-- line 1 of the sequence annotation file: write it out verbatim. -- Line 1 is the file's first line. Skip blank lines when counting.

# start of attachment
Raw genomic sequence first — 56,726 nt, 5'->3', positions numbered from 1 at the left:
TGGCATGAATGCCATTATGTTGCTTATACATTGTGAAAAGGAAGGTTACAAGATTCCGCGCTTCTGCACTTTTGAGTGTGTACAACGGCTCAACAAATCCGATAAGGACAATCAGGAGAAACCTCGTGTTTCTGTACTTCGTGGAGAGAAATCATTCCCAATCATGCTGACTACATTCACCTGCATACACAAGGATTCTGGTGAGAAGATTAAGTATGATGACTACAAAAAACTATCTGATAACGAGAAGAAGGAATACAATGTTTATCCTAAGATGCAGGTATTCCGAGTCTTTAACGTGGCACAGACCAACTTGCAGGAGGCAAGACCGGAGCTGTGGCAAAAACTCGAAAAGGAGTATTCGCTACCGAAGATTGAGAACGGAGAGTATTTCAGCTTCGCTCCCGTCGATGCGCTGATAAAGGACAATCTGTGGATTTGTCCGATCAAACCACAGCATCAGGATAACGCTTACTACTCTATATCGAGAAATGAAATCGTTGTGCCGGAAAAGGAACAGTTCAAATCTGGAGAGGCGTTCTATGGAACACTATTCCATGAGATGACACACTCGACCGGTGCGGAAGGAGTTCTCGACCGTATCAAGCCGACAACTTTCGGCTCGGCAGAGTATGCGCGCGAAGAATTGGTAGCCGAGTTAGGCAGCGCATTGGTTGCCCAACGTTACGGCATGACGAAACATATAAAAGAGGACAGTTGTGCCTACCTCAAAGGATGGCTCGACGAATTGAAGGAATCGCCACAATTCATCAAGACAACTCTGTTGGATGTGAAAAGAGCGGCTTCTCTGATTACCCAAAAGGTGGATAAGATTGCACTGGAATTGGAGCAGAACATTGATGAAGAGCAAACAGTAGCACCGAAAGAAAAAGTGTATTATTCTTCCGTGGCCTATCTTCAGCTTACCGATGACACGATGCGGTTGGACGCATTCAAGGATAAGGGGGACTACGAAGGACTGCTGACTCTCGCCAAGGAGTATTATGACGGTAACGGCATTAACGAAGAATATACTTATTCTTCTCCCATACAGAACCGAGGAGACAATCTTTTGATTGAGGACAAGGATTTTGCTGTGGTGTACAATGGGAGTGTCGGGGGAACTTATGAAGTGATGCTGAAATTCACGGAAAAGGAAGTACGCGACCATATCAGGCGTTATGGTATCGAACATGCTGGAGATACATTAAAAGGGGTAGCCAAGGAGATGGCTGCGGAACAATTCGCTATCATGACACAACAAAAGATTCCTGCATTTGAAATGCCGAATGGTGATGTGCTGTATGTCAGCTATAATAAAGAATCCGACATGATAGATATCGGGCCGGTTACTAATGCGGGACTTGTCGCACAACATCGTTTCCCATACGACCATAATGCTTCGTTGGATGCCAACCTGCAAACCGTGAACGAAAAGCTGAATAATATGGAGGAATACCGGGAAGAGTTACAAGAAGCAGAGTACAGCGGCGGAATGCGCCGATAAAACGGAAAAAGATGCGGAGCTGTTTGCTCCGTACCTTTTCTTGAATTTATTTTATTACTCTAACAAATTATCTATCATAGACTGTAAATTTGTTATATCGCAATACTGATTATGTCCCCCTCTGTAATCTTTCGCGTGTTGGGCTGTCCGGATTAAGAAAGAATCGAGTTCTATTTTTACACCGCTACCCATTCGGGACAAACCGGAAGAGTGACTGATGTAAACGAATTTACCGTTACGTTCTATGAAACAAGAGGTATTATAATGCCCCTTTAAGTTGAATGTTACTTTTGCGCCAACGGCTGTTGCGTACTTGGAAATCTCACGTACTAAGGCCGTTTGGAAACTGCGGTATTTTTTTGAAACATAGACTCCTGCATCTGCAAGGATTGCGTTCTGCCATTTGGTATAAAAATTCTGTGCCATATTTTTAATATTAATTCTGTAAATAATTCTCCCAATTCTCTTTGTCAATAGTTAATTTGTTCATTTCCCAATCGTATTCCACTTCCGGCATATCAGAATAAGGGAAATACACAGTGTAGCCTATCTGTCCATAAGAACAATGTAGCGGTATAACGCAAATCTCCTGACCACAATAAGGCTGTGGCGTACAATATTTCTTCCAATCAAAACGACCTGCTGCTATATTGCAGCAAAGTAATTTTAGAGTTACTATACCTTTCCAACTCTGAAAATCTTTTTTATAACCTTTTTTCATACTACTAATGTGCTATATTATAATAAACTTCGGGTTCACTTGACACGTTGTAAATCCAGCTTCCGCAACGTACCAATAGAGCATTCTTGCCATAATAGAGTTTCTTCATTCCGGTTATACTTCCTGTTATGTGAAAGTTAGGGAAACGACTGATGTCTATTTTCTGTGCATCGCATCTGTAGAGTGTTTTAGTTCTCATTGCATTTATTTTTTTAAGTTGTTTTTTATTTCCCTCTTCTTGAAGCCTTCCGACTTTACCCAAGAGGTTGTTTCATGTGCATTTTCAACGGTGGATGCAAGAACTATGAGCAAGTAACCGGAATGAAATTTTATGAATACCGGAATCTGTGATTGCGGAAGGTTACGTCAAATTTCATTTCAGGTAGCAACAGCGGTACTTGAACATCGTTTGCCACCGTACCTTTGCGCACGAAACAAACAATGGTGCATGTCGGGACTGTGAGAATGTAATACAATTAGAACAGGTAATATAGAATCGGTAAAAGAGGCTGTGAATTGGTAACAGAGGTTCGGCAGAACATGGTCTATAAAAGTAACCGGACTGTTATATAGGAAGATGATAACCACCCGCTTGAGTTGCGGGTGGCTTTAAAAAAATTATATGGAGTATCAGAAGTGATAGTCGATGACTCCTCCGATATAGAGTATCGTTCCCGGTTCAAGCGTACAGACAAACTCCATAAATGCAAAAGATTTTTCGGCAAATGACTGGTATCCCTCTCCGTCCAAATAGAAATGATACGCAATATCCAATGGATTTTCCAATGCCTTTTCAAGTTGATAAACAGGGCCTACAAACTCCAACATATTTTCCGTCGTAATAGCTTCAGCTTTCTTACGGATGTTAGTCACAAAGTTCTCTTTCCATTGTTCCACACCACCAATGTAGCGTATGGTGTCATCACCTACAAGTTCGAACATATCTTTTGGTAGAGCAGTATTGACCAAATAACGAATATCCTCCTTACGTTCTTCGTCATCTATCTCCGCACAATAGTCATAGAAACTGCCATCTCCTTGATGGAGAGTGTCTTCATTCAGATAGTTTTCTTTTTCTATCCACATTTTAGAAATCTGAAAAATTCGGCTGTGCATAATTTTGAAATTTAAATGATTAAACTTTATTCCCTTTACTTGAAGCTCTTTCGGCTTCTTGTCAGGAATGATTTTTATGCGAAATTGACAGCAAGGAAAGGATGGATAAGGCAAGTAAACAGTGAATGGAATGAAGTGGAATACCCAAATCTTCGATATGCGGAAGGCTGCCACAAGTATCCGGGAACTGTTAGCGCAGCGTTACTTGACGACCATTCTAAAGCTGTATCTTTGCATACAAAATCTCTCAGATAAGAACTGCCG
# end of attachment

Raw genomic sequence first — 56,726 nt, 5'->3', positions numbered from 1 at the left: